Walking back to happiness

Bill Bailey / 20 April 2017

Bill Bailey on why walking can be an endless source of happiness.

Walking is the simplest and perhaps most underrated of outdoor activities. I like all kinds of walking, from jungle treks to nipping to the shops for tea bags. Whatever the reward is – a view or a pint, or just a cup of tea and a lie down – walking can be an endless source of happiness. Provided I have the correct footwear. Among those things that really get my goat, such as incorrect spelling or general rudeness, having the wrong type of shoe for the required activity is right up there.

A brisk walk is a great pick-me-up, but if you’re intent on something a bit more than a stroll to the Post Office, take the advice of Thomas Jefferson, who said, ‘Walking is the best possible exercise. Habituate yourself to walk very far’.

How to walk properly

Walking longer distances requires a bit more prep but, for me, there’s a thrill to the challenge. Often the wildlife along the way can elevate the experience, and one such path was a hike I took across the island of Seram, in Eastern Indonesia, aiming to see some of its extraordinary bird species.

From Wahai, on Seram’s rugged northern coast, a group of us hiked for a week through dense tropical rainforest in the wet season. It was fun, if by fun you mean a gruelling slog, during most of which we were up to our knees in mud and leeches, and sustained by a daily diet of dried fish, rice and noodles.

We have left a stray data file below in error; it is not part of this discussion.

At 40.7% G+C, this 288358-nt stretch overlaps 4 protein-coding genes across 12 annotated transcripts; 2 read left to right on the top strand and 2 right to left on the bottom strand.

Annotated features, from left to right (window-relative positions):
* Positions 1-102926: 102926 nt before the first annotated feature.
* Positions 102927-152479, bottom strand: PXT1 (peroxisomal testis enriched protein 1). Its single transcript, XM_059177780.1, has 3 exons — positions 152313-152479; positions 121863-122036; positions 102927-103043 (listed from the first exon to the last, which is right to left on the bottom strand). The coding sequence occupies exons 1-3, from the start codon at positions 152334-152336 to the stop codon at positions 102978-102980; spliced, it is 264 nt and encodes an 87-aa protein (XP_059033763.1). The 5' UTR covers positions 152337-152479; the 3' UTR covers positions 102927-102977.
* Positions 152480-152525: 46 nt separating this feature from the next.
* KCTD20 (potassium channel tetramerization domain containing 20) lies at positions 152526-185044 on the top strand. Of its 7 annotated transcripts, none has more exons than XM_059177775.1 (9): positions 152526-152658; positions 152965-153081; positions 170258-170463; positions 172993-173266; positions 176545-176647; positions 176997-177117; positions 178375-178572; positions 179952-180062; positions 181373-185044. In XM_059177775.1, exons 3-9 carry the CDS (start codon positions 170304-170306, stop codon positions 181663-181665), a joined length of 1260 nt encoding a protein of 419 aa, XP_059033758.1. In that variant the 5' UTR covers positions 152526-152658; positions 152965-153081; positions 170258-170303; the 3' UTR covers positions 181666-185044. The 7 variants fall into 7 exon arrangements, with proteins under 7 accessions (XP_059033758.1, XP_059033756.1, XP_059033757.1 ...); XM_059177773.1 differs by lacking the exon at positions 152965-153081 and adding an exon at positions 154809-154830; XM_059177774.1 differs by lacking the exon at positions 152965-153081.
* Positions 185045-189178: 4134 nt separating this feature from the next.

I spotted quite a few glorious birds at first, but after a few days I couldn’t tell you if it was a black-chinned monarch or a pale-grey cuckooshrike as I was dreaming about a satsuma.

But at the end of each day, a treat lay in store for us that made the hardship worthwhile. Overseas visitors are a rarity for the remote villages in the interior, so our arrival was a huge novelty. The sight of our bunch of rain-sodden, mud-spattered, wild-eyed loons stumbling out of the jungle was for the village kids tremendous entertainment. The more they laughed and pointed at us, the more we played up to it, and goofed around and pulled faces and silly-walked like idiots.

Sometimes the end-of-walk reward takes an unexpected form. On a walking holiday in northern Spain, our plan was to take the path from Bigues i Riells up the valley to the spectacular 11th-century Sant Miquel del Fai, a Benedictine monastery perched on a rocky outcrop that juts out from a vertiginous cliff face. It was hard going; the sun beat down on us as we toiled up the rough trail, threading our way through the orchards and olive groves. Sometimes we were rewarded with glimpses of dazzling bee-eaters, richly coloured birds rarely seen in Britain but common in these latitudes.

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At the top, the view was spectacular. We felt we had earned it, and the waterfalls and reverential silence that hung over the place added to the feeling of achievement.

To have trodden in the footsteps of monks whose path was still the only way to reach this sacred site felt humbling and reassuring. It was as though nothing had changed in a thousand years.

After spending a while just soaking up the atmosphere, we thought about the journey back. A member of staff asked if we had enjoyed our time. I said we had and were looking forward to the walk back.

When he said, ‘You can take a cab back if you like. Lot easier. Taxi rank is just up those steps, next to the car park,’ it slightly took the shine off it.

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